Language Police: Hold out

When do you hold out, and when do you last? Come to think of it, when do you endure? And is it all the same in Chinese.

Mice: Give us the answer, Earthman, and we’ll make you a reasonably rich man.
Zaphod: Hey! We’re holding out for 'extremely rich.

Sounds good. We have the idea here of resistance, meeting some challenge, action.

How long can the beseiged Romans hold out against the Judean People’s Front?


Leo Sayer (was it?): It’s cold out, but hold out…

Again, don’t give up.

Hold out, to me, involves some volition or responding to a challenge - even if we’re dealing with an object:

There’s something wrong with the engine, but I think it will hold out until we get home.

Sounds good? You could probably use ‘last’ instead of hold out in this situation too. But what about this?

The water supply won’t hold out for a month.

This sounds wrong to me. We may not be able to hold out, if the water doesn’t last, but I don’t see the water as having any volition or purpose requiring it to ‘endure’. It simply ‘is’, it’s not doing.

It seems like you can often substitute ‘last’ in place of ‘hold out’, but not always, and is it appropriate to do it in the other direction?

Zaphod wouldn’t last for more money. The Romans might last. You can’t tell someone to last, can you? The engine may or may not last, the water ditto. But would you hope the water will hold out?

I think not. Water is passive. Holding out is active.

Energy is passive, so it lasts or doesn’t. Or am I making this up now?

Is it simply a case of countable vs uncountable?

Pedants please step forward and clarify this.

Also, does it really matter? I expect that in Chinese it all translates to the same word so the distinction will be meaningless to any student.


Newbie: I’m holdin out for a better contract.
Oldie: You won’t last a week with that attitude.

Hold out connotes that you are waiting for something better. Neither last nor endure seem to have that connotation.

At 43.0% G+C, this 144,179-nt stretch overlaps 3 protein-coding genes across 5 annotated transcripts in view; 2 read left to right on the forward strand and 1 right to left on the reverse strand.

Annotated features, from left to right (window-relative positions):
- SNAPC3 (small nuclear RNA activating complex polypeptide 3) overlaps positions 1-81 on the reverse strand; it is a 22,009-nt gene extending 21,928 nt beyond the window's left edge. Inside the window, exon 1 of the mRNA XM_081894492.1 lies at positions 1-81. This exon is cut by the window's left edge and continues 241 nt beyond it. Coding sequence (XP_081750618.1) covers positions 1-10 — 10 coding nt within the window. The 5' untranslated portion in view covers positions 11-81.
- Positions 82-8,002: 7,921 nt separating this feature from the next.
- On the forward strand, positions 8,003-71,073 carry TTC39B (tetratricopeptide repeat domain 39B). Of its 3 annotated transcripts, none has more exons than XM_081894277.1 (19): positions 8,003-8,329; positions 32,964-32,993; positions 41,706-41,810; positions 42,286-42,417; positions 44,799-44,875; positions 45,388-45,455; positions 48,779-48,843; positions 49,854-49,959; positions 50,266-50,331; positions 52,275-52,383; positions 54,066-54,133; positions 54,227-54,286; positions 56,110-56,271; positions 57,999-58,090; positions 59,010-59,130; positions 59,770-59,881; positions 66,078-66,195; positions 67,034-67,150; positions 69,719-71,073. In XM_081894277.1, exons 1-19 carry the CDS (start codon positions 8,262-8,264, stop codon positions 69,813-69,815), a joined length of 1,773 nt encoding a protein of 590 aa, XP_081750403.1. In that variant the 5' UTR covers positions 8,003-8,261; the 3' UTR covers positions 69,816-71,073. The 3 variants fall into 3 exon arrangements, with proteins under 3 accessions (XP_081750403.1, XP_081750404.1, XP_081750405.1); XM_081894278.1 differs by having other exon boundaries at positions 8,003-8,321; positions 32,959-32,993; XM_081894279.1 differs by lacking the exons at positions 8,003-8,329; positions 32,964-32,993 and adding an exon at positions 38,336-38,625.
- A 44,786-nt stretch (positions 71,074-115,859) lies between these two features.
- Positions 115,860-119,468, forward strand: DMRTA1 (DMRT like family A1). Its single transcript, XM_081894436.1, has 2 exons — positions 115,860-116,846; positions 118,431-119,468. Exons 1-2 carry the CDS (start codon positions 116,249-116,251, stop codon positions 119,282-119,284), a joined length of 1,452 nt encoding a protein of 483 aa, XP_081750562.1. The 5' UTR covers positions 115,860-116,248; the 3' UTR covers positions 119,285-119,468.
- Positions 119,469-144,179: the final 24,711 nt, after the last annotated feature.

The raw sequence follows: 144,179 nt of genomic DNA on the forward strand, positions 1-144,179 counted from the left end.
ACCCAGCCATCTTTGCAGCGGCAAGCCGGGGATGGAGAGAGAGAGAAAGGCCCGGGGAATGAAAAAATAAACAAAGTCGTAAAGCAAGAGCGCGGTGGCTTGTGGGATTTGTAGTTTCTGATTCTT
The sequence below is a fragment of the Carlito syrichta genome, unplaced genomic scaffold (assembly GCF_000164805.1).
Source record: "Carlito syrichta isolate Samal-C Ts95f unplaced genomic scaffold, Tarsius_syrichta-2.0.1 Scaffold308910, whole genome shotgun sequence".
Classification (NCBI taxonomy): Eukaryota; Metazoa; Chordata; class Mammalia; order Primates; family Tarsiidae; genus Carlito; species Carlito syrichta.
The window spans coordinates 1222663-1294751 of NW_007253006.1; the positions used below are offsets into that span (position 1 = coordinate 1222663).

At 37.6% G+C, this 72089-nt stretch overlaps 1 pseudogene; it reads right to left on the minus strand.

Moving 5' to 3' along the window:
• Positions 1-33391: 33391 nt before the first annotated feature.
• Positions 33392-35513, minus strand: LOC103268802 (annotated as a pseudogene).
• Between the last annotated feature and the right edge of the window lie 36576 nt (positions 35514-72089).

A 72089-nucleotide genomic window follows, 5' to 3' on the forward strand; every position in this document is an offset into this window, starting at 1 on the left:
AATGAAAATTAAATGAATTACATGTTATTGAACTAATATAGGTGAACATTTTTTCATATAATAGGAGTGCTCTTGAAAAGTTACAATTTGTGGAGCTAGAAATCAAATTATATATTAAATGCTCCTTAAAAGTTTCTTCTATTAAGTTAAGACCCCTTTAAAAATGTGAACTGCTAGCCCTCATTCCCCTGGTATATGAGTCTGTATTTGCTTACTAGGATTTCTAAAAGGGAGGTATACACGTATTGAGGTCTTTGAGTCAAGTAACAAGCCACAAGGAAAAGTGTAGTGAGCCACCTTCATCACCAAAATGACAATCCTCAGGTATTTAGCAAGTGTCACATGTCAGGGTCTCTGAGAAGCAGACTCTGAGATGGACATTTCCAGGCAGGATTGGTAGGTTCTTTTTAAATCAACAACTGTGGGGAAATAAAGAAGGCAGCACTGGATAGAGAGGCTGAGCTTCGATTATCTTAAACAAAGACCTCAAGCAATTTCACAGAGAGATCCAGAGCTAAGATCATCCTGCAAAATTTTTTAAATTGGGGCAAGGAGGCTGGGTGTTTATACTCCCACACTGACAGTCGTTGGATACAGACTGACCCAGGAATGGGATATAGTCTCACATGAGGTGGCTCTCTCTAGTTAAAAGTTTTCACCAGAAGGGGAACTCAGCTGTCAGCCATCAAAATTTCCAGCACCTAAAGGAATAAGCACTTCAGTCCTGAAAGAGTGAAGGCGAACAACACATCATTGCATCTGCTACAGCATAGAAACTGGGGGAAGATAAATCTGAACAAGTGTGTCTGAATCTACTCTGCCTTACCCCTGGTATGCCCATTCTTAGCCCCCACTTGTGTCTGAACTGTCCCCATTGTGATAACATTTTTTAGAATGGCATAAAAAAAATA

You would “hold out for more money”, “hold out for a better deal”

Last could refer to objects as well as people. The toilet paper might last for another few days, but you wouldn’t think of the toilet paper as “holding out” or “holding on” for a few more days.

Endure can be a transitive verb. You can “endure something”, but would not “last something” or “hold out something” (unless you mean to physically extend something outwards).

I think the Chinese will reflect these differences. But I’d have to refer you to a native since my sense of these words in Chinese isn’t good enough to explain them or distinguish between their meanings all that well.

In the States right now, I do hear people saying “The [insert inanimate object of which one has a supply here] won’t hold out two months, you know,” and similar.

I think the rule is probably something like: if the agent is a person or something with will, you must use “hold out” if an effort is involved, and “last” if not. Note that you could say, “You won’t last a month with that attitude” OR “You won’t be able to hold out a month with that attitude,” and the meanings are very similar, but to me a little bit different.

For inanimate “agents” (such as when you’re talking about the supply of something) it seems to me that it doesn’t matter either way, although I think “last” is more common than “hold out”. It might be an expression in transition.

Just my NT$0.66, your mileage may vary.